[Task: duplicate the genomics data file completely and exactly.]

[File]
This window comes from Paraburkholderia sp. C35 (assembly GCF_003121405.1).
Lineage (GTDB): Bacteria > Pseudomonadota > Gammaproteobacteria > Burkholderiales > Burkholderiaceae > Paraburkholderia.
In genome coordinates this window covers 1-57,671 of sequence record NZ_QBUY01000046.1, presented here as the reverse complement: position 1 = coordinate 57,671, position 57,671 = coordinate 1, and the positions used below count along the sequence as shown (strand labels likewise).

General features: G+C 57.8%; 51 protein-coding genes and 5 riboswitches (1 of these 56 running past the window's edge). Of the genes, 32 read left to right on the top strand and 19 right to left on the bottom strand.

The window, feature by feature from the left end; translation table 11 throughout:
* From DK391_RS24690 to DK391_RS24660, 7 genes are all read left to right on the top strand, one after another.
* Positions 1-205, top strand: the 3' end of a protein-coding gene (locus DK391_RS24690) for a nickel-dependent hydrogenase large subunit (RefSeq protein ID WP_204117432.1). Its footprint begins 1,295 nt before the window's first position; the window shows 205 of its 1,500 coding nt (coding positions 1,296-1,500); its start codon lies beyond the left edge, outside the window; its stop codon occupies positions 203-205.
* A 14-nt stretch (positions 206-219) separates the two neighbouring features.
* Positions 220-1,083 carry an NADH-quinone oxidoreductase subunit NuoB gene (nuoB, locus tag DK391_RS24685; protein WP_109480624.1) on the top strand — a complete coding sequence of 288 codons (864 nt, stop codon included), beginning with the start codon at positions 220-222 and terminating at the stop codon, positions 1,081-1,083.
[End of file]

This window comes from Paraburkholderia sp. C35 (assembly GCF_003121405.1).
Lineage (GTDB): Bacteria > Pseudomonadota > Gammaproteobacteria > Burkholderiales > Burkholderiaceae > Paraburkholderia.
In genome coordinates this window covers 1-57,671 of sequence record NZ_QBUY01000046.1, presented here as the reverse complement: position 1 = coordinate 57,671, position 57,671 = coordinate 1, and the positions used below count along the sequence as shown (strand labels likewise).

General features: G+C 57.8%; 51 protein-coding genes and 5 riboswitches (1 of these 56 running past the window's edge). Of the genes, 32 read left to right on the top strand and 19 right to left on the bottom strand.

The window, feature by feature from the left end; translation table 11 throughout:
* From DK391_RS24690 to DK391_RS24660, 7 genes are all read left to right on the top strand, one after another.
* Positions 1-205, top strand: the 3' end of a protein-coding gene (locus DK391_RS24690) for a nickel-dependent hydrogenase large subunit (RefSeq protein ID WP_204117432.1). Its footprint begins 1,295 nt before the window's first position; the window shows 205 of its 1,500 coding nt (coding positions 1,296-1,500); its start codon lies beyond the left edge, outside the window; its stop codon occupies positions 203-205.
* A 14-nt stretch (positions 206-219) separates the two neighbouring features.
* Positions 220-1,083 carry an NADH-quinone oxidoreductase subunit NuoB gene (nuoB, locus tag DK391_RS24685; protein WP_109480624.1) on the top strand — a complete coding sequence of 288 codons (864 nt, stop codon included), beginning with the start codon at positions 220-222 and terminating at the stop codon, positions 1,081-1,083.